The Antarctic has also played a profound role in regulating the world’s climate, in part by absorbing heat and carbon dioxide emissions resulting from human activity.
A new report from the Scientific Committee on Antarctic Research (SCAR) reveals how climate change is significantly impacting Antarctica’s ice sheets, climate and ecosystems, with far-reaching global consequences.
The report, released May 24 at the Antarctic Treaty Consultative Meeting in Berlin, shows that Antarctic ice sheets are melting, the continent’s climate is changing, and the Southern Ocean is warming, becoming more acidic and losing oxygen. Locally, changing climates are already affecting the region’s iconic whales, seals, penguins, and the krill they rely on for food. Emperor penguins may be all but gone by the end of the century unless urgent action is taken, the report concludes.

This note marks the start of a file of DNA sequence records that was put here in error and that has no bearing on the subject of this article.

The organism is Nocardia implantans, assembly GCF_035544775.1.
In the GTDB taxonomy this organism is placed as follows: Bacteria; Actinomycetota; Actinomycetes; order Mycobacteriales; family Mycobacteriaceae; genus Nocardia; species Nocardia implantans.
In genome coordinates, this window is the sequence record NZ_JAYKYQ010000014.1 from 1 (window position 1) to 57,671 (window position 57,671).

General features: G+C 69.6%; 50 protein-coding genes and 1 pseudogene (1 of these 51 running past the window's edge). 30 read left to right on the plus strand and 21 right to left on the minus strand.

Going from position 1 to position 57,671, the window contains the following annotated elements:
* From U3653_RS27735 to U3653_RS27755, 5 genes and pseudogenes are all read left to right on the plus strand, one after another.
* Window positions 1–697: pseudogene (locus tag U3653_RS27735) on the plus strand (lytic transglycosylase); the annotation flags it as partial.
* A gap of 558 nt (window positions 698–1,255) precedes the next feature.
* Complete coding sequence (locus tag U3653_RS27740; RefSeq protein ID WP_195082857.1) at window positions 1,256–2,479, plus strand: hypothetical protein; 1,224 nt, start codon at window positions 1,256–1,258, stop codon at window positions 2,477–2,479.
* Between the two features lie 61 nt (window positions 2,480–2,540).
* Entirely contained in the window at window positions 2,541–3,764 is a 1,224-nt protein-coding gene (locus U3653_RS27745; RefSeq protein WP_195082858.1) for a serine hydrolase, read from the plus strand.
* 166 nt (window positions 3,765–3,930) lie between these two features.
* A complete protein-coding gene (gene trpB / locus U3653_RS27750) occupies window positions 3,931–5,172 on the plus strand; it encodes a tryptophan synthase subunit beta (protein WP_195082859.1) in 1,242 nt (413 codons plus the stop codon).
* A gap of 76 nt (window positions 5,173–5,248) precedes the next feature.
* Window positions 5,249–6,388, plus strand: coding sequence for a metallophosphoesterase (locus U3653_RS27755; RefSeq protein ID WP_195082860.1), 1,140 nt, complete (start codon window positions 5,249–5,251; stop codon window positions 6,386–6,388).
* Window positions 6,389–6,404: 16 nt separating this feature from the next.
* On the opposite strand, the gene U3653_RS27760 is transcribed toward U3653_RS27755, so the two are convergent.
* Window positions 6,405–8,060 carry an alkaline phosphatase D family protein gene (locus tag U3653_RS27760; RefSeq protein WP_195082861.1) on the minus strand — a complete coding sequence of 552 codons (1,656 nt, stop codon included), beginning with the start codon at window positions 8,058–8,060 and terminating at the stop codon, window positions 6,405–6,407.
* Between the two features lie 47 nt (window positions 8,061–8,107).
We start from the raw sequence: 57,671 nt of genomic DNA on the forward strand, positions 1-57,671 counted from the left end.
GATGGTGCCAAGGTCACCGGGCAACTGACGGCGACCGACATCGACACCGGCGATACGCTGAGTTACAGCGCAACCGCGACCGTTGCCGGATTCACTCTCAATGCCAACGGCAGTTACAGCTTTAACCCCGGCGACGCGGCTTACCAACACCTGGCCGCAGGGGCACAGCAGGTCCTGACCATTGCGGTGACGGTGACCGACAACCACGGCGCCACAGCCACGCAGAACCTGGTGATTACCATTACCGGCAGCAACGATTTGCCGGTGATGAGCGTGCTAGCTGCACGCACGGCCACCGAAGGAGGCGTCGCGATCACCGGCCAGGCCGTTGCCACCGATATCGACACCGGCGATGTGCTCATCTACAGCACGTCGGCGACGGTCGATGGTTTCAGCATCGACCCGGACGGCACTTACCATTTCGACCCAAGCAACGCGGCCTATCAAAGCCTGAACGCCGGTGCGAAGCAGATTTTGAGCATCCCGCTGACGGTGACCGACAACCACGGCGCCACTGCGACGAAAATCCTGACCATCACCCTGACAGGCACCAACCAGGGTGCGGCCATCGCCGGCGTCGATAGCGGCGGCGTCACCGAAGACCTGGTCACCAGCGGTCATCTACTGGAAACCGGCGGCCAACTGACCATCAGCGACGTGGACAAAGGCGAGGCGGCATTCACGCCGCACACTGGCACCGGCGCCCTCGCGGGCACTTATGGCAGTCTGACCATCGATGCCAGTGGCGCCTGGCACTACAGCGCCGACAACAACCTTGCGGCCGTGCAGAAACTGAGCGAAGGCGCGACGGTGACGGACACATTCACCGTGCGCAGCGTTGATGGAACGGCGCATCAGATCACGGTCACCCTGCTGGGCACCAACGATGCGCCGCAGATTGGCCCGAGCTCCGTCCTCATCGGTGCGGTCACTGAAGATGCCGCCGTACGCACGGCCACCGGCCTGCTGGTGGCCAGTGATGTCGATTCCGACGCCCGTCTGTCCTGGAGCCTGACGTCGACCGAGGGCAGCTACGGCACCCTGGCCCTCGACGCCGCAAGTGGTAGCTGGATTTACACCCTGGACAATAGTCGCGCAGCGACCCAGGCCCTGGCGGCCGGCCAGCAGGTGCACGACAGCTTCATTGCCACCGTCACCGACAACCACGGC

But while seemingly isolated from the rest of the world, Antarctica’s changes also have impacts on all other continents. “What happens in Antarctica, does not stay in Antarctica,” said Cassandra Brooks, assistant professor of environmental studies and contributor to the report, specifically on marine elements of the region.
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